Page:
What is it
Statues and paintings in Europe has been proven to have either wept or bled. Probably the most famous case is in 1953 where a small statue of Mother Mary keep weeping profusely. Scientists even took samples of the tears, and announced that they could not differentiate it from human tears. The Catholic Church took it as a miracle, and today, the statue is still housed in a shrine specially built for it, and receives worshippers and visitors every year. Another famous incident is when a small plaster statue of Virgin Mary bleed profusely, coming from its cheek. A Bishop initially was sceptic about it, but when he witnessed the bleeding himself, he came out of it amazed and excited. In 1971, Italy, a painting of Virgin Mary was also said to be bleeding! Police locked it in a case, and when they opened it the next day, it was found that the painting was still bleeding, and that blood was actually human blood!
What is believed to have happened
Many believed this are all religious enigmas, miracles that was only made possible by the forces above us. Everyone believed that Virgin Mary was weeping and bleeding for reasons, too many to be named. The fact that they worship the weeping statue already proves that many people do believe that this is a great miracle.
What scientists believed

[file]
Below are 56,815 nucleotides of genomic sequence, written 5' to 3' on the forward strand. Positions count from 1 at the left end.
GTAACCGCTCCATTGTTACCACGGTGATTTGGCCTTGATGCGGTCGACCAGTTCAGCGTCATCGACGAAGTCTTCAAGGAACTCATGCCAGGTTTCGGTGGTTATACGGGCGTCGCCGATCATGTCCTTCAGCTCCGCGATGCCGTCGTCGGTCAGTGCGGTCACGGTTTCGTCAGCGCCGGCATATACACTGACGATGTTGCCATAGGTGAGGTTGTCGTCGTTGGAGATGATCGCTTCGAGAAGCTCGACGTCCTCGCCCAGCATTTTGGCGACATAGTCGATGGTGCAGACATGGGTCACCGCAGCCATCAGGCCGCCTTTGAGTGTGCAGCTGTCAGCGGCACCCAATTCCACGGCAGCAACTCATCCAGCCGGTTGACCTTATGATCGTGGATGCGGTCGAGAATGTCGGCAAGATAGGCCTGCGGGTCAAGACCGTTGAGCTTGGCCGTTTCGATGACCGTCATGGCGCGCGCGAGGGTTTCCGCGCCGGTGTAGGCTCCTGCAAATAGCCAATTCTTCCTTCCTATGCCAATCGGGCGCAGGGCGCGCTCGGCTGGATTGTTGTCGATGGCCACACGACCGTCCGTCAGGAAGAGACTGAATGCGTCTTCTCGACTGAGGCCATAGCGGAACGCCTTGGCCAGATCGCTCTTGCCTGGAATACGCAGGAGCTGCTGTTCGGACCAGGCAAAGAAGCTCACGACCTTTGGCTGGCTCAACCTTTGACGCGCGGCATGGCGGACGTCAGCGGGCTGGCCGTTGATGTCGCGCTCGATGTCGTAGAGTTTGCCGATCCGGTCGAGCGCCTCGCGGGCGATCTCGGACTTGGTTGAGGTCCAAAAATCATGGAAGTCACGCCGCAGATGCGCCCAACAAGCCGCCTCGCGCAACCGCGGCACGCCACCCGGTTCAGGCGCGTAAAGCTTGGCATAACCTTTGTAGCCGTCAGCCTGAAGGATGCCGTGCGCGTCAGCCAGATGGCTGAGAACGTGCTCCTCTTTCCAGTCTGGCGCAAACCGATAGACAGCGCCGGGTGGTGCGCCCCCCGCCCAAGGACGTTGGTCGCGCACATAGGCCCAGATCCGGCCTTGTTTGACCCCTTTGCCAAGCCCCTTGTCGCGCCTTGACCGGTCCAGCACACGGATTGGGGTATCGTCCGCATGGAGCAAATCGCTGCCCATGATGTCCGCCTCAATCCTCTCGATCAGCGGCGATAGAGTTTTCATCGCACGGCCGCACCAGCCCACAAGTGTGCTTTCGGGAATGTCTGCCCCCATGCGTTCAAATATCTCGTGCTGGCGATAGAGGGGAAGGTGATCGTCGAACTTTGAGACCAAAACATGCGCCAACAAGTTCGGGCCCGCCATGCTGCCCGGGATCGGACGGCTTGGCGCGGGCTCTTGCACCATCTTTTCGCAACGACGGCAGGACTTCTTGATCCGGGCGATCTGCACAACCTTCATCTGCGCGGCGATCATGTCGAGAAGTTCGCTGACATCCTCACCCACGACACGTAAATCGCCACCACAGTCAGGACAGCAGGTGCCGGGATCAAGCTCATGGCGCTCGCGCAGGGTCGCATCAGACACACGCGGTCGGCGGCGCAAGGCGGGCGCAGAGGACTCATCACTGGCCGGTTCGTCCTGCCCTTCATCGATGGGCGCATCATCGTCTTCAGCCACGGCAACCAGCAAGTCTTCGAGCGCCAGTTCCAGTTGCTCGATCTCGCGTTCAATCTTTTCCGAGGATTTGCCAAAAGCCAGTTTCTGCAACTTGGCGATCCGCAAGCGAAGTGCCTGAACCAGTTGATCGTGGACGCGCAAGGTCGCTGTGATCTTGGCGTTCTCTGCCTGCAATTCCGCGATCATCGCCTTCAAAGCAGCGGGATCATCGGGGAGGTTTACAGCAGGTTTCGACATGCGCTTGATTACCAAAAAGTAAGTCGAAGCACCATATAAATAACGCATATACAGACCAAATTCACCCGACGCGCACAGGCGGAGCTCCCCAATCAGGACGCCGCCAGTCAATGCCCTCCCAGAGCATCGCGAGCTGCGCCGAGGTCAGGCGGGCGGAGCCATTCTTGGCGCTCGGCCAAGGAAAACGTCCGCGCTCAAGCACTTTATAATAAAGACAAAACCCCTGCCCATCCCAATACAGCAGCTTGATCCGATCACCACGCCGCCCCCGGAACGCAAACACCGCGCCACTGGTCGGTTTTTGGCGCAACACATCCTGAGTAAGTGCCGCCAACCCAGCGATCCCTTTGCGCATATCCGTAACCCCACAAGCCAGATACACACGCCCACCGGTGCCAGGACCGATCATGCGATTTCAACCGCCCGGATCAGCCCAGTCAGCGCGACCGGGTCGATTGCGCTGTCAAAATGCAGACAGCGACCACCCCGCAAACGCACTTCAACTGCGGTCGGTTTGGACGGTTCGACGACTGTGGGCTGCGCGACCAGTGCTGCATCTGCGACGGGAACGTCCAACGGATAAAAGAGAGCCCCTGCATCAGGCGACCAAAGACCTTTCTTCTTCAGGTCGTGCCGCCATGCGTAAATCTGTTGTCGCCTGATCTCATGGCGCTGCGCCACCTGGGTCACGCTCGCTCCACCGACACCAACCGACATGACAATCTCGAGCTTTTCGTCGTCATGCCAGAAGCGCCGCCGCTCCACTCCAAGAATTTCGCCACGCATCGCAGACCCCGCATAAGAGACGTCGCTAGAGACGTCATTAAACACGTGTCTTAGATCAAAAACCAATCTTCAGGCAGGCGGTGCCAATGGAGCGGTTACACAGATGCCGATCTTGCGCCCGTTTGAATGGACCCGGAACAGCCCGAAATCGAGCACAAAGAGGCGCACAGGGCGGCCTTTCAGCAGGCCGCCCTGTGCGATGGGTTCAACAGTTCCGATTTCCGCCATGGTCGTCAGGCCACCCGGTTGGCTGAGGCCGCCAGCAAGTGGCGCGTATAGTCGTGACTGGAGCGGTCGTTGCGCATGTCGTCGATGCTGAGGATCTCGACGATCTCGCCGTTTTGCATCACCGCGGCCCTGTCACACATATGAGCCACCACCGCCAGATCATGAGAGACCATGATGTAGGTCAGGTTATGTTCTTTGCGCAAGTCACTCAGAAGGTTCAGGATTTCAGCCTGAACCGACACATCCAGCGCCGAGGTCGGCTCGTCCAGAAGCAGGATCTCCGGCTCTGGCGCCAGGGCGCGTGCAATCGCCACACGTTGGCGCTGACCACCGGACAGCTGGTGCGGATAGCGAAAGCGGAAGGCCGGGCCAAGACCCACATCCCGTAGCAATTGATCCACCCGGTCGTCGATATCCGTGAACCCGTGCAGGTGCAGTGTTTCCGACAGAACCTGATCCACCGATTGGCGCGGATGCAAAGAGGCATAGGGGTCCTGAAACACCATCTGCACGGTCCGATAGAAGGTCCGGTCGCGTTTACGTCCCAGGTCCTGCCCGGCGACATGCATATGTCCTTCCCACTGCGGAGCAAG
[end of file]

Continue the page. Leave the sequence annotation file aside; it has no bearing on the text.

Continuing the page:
Scientists has always tried to solve this mystery, which is perhaps one of the most baffling secrets phenomena. But only one scientist, Dr Luigi Garlaschelli, was able to give a very well justified answer:
What is needed is a hollow statue made of porous material, such as plaster or ceramic. The icon must be glazed or painted with some impermeable coating. If the statue is then filled up with a liquid [surreptitiously, through a tiny hold in the head, for example], the porous material will absorb it, but the glazing will stop it from flowing out. If the glazing, however, is imperceptibly scratched away on or around the eyes, tear-like drops will leak out, as if materialising from thin air. If the cavity behind the eyes is small enough, once all the liquid has dripped out there are virtually no traces left in the icon. When i put it to the test, this trick proved to be very satisfactory, baffling all onlookers.
It is believed that this is perhaps one of the only logical explanations till today, with many people believing this theory. It has been proven and shown, and it looks just like the real thing.
Worshippers of Virgin Mary still do believe that her weeping and crying are works of miracles, but those neutral parties who have actually witnessed Garlaschelli's experiments would also be convinced that this could well be fake. But this only works for statues, what about paintings? Till today, people still argue over which is the right answer, but most people would just choose to think it's a miracle, and not look at a scientific answer. So does it really weep and bleed? Or is it just a hoax? The answer is yet to be disclosed.